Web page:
Last week, Poland became the first EU country to charge one of its officials over participation in the CIA’s Rendition, Detention and Interrogation program. Zbigniew Siemiątkowski, head of Poland’s intelligence service from 2002 to 2004, was charged in connection with his alleged role in helping to establish an infamous CIA “black site” in Poland and will have to defend his actions in front of a domestic criminal court.
More charges may come, with indications that Mr Siemiątkowski’s deputy at the time, Andrzej Derlatka, as well as Leszek Miller, former prime minister and current head of the Democratic Left Alliance party, might also face charges.
According to several reports, secret detention facilities were set up in several European countries in the early 2000s, as part of the US-led “global war on terror” following the 9/11 terrorist attacks. A European Parliament report in 2007 said the CIA carried out over 1,000 rendition flights to Europe using airports in 14 member states. In several EU countries, including Lithuania, Poland and Romania, CIA suspects were allegedly kept and, in some cases, subjected to torture.
In a 2004 “Special Review” of black sites undertaken by the CIA Inspector General, detailed information was given on operations at the Polish detention facility, including the repetitive use of waterboarding on alleged 9/11 conspirator Khalid Sheik Mohammed (approximately 183 times in a single month).
The charges brought against Mr Siemiątkowski last week are part of an investigation launched in 2008 by the Polish government. This attempt to look into the country’s potential involvement in a program that could reveal serious violations of the Polish Constitution and international human rights treaties, is more than has been done by several other countries allegedly involved in the same program.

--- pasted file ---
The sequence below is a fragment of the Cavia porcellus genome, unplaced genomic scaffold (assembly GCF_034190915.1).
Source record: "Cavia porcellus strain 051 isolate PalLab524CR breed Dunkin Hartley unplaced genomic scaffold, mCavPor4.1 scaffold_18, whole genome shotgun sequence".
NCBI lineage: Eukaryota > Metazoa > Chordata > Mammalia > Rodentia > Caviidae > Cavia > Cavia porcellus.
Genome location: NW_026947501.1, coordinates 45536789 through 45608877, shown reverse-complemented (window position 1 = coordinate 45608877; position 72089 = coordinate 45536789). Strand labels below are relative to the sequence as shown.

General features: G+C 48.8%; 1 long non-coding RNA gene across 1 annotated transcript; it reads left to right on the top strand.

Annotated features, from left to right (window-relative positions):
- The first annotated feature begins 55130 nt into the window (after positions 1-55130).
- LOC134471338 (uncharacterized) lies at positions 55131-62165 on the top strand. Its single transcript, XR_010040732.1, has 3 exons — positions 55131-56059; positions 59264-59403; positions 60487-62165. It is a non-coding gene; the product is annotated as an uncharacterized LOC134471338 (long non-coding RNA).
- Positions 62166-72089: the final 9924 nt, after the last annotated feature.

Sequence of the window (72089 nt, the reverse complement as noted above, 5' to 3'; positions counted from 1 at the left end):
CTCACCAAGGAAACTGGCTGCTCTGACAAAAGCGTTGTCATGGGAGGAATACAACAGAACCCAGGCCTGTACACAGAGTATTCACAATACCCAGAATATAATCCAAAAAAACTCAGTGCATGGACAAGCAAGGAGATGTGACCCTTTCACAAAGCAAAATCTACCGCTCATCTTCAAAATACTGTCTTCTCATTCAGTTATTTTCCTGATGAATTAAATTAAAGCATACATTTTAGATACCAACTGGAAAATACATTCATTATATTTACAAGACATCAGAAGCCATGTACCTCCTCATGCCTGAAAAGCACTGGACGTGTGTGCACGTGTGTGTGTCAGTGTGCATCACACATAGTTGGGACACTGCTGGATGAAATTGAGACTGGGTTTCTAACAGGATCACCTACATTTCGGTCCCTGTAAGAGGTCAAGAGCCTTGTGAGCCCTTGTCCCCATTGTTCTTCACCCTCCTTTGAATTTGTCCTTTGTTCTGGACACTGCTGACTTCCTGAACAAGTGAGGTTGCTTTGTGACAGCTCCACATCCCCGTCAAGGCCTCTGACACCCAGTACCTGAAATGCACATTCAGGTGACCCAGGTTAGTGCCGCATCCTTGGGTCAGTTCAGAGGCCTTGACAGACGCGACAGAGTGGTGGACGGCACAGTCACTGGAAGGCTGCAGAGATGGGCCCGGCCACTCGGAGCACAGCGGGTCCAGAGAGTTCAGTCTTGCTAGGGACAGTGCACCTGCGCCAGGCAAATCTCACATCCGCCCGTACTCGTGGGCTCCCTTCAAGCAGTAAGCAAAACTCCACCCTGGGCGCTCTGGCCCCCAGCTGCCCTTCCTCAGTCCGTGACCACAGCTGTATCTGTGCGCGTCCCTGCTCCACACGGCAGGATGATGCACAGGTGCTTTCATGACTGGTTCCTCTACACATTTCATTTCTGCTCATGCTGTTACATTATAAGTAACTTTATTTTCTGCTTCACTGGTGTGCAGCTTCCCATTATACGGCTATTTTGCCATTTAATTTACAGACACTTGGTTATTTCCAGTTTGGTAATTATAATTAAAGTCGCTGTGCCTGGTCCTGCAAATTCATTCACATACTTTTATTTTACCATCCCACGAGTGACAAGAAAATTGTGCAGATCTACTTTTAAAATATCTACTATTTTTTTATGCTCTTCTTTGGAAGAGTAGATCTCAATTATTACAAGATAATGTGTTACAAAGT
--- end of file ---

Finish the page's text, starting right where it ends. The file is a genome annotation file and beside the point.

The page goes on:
But human rights organizations have voiced concerns about the effectiveness of the investigation, arguing that political pressure has likely played a role in the sluggishness of the Polish investigation. The absolute refusal of both Mr Miller and Mr Siemiątkowski to cooperate, invoking state security as their rationale, indicates that there is likely some truth in these accusations. Another important roadblock is the fact that the United States has refused to provide legal assistance in the case, on the grounds of national security and state interest.
Nevertheless, the charges brought last week, together with comments from the Polish prime minister, seem to indicate that the Polish government might at last be willing to truly support the investigation. “There is no doubt Poland is a democratic country. This is a painful but very clear proof that no politician, even if hand in hand with the biggest superpower in the world, can do something that will never see the light of the day,” PM Donald Tusk said last week.
But the PM also said that if he had been the prosecutor, he “would not have formulated the charges,” and that Poland was “in a sense the political victim of the indiscretion of some people in the US administration several years ago.”
Polish politicians should know that regardless of their own attitudes, the affair will not be left to rest easily. The European Parliament, citing new information since its 2007 investigation, is preparing a follow-up report. And insiders might blow the whistle at any moment on what has been described as a “global spider’s web.”
Now is the time for Polish politicians to uphold the highest standards of transparency and accountability, and help its courts determine the truth behind the very serious allegations that torture might have been conducted on Polish territory. Anything short of this would be a potential blow to the democratic principles that all governments in post-communist Poland have been elected to preserve.
From Warsaw Business Journal by Alice Trudelle
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